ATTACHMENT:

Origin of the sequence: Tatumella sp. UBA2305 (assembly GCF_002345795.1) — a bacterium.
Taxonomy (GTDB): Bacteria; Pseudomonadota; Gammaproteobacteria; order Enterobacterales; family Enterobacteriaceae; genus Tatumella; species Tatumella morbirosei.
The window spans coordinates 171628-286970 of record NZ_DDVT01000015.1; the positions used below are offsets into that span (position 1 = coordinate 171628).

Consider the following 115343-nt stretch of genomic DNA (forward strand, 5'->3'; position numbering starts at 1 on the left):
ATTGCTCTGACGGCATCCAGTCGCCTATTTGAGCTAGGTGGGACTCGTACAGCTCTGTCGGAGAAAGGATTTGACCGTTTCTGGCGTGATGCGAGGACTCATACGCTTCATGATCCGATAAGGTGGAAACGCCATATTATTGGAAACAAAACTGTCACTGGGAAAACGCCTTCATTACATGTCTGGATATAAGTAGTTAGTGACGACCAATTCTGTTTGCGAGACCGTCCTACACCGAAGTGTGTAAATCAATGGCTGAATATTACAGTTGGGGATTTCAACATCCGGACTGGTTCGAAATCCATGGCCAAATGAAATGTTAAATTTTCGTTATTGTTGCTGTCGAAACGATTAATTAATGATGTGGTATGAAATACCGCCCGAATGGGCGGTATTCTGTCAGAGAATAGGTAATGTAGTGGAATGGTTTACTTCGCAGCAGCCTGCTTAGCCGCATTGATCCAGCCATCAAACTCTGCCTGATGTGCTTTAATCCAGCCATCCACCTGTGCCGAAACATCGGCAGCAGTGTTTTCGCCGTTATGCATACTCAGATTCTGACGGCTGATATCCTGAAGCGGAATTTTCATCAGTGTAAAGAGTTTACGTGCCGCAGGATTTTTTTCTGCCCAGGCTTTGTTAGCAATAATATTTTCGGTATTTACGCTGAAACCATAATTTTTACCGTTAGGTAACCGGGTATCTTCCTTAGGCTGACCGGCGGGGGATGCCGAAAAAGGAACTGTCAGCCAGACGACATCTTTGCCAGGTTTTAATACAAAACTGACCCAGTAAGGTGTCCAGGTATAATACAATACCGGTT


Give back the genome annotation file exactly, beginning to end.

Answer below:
Origin of the sequence: Tatumella sp. UBA2305 (assembly GCF_002345795.1) — a bacterium.
Taxonomy (GTDB): Bacteria; Pseudomonadota; Gammaproteobacteria; order Enterobacterales; family Enterobacteriaceae; genus Tatumella; species Tatumella morbirosei.
The window spans coordinates 171628-286970 of record NZ_DDVT01000015.1; the positions used below are offsets into that span (position 1 = coordinate 171628).

Consider the following 115343-nt stretch of genomic DNA (forward strand, 5'->3'; position numbering starts at 1 on the left):
ATTGCTCTGACGGCATCCAGTCGCCTATTTGAGCTAGGTGGGACTCGTACAGCTCTGTCGGAGAAAGGATTTGACCGTTTCTGGCGTGATGCGAGGACTCATACGCTTCATGATCCGATAAGGTGGAAACGCCATATTATTGGAAACAAAACTGTCACTGGGAAAACGCCTTCATTACATGTCTGGATATAAGTAGTTAGTGACGACCAATTCTGTTTGCGAGACCGTCCTACACCGAAGTGTGTAAATCAATGGCTGAATATTACAGTTGGGGATTTCAACATCCGGACTGGTTCGAAATCCATGGCCAAATGAAATGTTAAATTTTCGTTATTGTTGCTGTCGAAACGATTAATTAATGATGTGGTATGAAATACCGCCCGAATGGGCGGTATTCTGTCAGAGAATAGGTAATGTAGTGGAATGGTTTACTTCGCAGCAGCCTGCTTAGCCGCATTGATCCAGCCATCAAACTCTGCCTGATGTGCTTTAATCCAGCCATCCACCTGTGCCGAAACATCGGCAGCAGTGTTTTCGCCGTTATGCATACTCAGATTCTGACGGCTGATATCCTGAAGCGGAATTTTCATCAGTGTAAAGAGTTTACGTGCCGCAGGATTTTTTTCTGCCCAGGCTTTGTTAGCAATAATATTTTCGGTATTTACGCTGAAACCATAATTTTTACCGTTAGGTAACCGGGTATCTTCCTTAGGCTGACCGGCGGGGGATGCCGAAAAAGGAACTGTCAGCCAGACGACATCTTTGCCAGGTTTTAATACAAAACTGACCCAGTAAGGTGTCCAGGTATAATACAATACCGGTT